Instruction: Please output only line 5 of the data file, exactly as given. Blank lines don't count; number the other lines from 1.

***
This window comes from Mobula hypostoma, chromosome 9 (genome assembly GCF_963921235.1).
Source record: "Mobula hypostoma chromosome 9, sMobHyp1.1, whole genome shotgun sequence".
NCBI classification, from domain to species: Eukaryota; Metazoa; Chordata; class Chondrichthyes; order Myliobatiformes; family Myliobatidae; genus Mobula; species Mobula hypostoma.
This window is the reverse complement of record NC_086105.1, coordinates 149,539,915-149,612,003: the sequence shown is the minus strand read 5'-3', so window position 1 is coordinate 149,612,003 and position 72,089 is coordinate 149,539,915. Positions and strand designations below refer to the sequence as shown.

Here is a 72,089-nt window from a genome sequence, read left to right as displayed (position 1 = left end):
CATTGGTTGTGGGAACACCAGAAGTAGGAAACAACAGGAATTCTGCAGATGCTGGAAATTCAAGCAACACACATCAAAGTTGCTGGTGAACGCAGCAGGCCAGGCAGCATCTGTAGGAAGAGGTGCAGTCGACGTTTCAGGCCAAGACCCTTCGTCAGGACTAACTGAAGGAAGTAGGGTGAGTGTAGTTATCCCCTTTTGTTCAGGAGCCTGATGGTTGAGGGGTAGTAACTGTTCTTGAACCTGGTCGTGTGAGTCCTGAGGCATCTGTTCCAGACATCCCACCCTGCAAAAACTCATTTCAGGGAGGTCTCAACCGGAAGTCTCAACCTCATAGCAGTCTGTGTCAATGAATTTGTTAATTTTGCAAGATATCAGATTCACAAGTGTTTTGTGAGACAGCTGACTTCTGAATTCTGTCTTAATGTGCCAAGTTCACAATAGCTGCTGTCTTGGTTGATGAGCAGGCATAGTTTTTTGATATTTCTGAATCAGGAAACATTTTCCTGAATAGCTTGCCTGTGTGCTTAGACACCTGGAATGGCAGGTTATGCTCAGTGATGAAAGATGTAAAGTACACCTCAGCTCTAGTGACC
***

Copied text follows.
Here is a 72,089-nt window from a genome sequence, read left to right as displayed (position 1 = left end):